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In three-plus seasons at Greenfield School, Dji Bailey has already left a mark on the Knights basketball program. The 6-foot-5 senior guard added to his legacy as he joined an elite fraternity last Wednesday, Nov. 13, when he signed his National Letter of Intent on the first day of the fall signing period to play at Wake Forest University. Monday morning, Bailey got to re-enact the signing before a school assembly in the Greenfield gym.
“It feels great!” he said. “A lot of stress gone. Just getting the process over with and finally making it official.”
Bailey becomes just the third Knight to sign with an Atlantic Coast Conference team, joining 2012 graduate Aaron Rountree, who played at Wake Forest, and Coby White, the Chicago Bulls rookie who played at North Carolina last season.
“It feels amazing,” Bailey said. “My god brother played at Wake, Aaron Rountree, and just to follow in his footsteps is just really great.”
A three-year starter at Greenfield, Bailey, who is thinking of majoring in business, committed to the Demon Deacons in May, pretty much shutting down his recruitment before it got too hectic. He said that he received one other actual offer, from Boston University, but had been receiving attention from other NCAA Division I programs such as Elon, UNC Wilmington, Kansas State, Charlotte, East Carolina and Rhode Island. However, he knew that Wake Forest was the place for him when he took his visit in September 2018.
“On my visit, it felt like a family atmosphere and I got to know the coaches very well,” Bailey said of Demon Deacons head coach Danny Manning and his staff. “I liked all the facilities there and it just felt like home. It’s close to home and has great academics.”
Manning was pleased to have Bailey as part of his four-player signing class this fall, along with forward Jaylon Gibson of Apex, guard Quadry Adams of New Jersey and guard Marcus Watson of Chicago.
“Dji is a multi-talented player who makes his teammates better,” said Manning in a release from Wake Forest. “He is talented on both ends of the court with his skill set and type of demeanor he displays. He comes from a rich basketball background with all of the teams he has played for.”
He’s played travel hoops for Garner Road for coaches Dwayne West; his brother David West, a former NBA player, and Chris Myatt, since fifth grade, after initially playing for the Anthony Atkinson All-Stars.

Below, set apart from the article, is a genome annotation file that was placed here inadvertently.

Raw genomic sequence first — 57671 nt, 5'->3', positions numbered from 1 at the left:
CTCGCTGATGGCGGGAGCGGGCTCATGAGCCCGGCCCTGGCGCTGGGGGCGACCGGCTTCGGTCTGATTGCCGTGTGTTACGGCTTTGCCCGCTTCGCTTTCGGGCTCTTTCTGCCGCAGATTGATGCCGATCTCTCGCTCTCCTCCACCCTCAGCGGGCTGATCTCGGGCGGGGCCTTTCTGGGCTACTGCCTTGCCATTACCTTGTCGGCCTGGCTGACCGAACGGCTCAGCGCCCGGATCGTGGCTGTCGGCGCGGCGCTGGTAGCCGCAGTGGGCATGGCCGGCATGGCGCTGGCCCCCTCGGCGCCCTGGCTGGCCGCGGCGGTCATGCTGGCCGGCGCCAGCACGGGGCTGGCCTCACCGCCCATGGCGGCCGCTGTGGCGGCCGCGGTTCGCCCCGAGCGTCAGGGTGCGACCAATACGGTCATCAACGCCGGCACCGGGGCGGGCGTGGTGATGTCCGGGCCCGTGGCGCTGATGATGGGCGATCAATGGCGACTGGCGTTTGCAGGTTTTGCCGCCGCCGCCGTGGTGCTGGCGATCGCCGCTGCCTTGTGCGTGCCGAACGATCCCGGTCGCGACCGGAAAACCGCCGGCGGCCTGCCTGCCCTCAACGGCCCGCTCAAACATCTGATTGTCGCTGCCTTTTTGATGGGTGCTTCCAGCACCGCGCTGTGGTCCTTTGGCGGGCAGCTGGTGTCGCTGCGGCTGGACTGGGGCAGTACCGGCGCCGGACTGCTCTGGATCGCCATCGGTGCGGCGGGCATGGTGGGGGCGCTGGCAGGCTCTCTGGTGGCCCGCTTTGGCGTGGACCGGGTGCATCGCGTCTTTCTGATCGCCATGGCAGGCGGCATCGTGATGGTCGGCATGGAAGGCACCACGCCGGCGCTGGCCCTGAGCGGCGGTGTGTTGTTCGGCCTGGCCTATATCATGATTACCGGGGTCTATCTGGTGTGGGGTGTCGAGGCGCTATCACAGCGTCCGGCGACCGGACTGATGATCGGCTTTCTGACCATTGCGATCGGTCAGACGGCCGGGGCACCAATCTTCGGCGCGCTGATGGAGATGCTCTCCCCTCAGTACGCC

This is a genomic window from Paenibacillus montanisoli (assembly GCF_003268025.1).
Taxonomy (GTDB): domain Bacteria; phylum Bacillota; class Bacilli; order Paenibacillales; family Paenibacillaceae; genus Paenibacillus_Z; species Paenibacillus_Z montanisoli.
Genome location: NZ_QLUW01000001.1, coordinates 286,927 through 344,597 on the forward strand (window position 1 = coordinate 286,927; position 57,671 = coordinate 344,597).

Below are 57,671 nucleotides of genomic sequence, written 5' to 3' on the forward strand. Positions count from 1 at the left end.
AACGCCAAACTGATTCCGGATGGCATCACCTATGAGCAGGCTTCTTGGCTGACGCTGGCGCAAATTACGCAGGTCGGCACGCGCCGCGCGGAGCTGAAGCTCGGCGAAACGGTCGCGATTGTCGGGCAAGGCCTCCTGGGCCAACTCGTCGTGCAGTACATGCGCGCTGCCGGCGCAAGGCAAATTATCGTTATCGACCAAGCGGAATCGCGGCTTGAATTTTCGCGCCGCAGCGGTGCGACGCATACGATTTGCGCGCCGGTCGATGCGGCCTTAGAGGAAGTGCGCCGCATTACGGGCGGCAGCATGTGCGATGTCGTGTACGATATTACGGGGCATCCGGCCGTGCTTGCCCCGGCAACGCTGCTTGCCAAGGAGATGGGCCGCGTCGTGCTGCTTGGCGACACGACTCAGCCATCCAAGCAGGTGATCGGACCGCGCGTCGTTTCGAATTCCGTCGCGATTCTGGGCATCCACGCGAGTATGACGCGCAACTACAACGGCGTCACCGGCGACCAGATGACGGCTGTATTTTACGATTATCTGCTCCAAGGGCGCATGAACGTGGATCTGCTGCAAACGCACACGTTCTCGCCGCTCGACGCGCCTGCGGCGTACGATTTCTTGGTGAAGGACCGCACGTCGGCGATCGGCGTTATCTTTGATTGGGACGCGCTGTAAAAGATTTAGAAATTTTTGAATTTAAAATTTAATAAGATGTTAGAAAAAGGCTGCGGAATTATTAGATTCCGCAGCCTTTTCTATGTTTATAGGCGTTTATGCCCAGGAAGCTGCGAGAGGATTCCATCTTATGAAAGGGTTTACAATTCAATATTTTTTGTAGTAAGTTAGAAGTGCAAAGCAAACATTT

Bailey has emerged as an all-round player for the Knights, helped in part by a growth spurt that saw him grow six inches since his freshman year in 2016-17 when he first arrived at Greenfield, playing alongside White and Elijah McCadden, now a sophomore at Georgia Southern.
“I had to throw him into the fire as a freshman,” Salter said. “He was a little freshman for me that played such big minutes when we had Coby and Elijah here. Back then he was 5-11 and now look how he’s grown as much as his game, physically and athletically, and he’s really turned into a really, really good basketball player.”
Bailey, who towers over his parents, Sharon and Hart Bailey of Wilson, laughed when asked where his height comes from.
“Honestly, I don’t know!” he said. “Neither of my parents are tall and I’m the tallest one in my family. I don’t know where I got my height.”
However, it’s not just height that has gotten Bailey where he is.
“His I.Q. is off the chart,” Salter said. “He just knows the angles and he knows how to get his teammates the ball. He doesn’t even understand what a talent he is. I think he’s going to grow even more when he gets to Wake Forest and as he gets physically stronger. His athleticism has kicked in and he plays way above the rim now and, I’m telling you, everybody that steps on the floor with Dji Bailey loves to play with him because he’s so unselfish.”
Bailey helped the Knights reach the North Carolina Independent Schools Athletic Association 1-A championship game each of the last two years. Greenfield won its fifth state title last February with Bailey averaging 12 points, nine assists and seven rebounds per game.
Bailey, who lists among his attributes his playmaking and passing ability, as well as his shooting, acknowledged that packing muscle on his frame will be a priority as he prepares for college.
But his ceiling is still rising, Salter said.
“He fills the stat sheet,” the Knights veteran coach said. “I tell people he’s always going to be around double-figure points and gives you assists, steals, rebounds. He does it all and that’s why people love him as a player. But the thing about is that he doesn’t have to score to be great. He does all the other stuff. He’s going to be one of the best passers you’ve ever seen so he doesn’t have to score to impact the game.”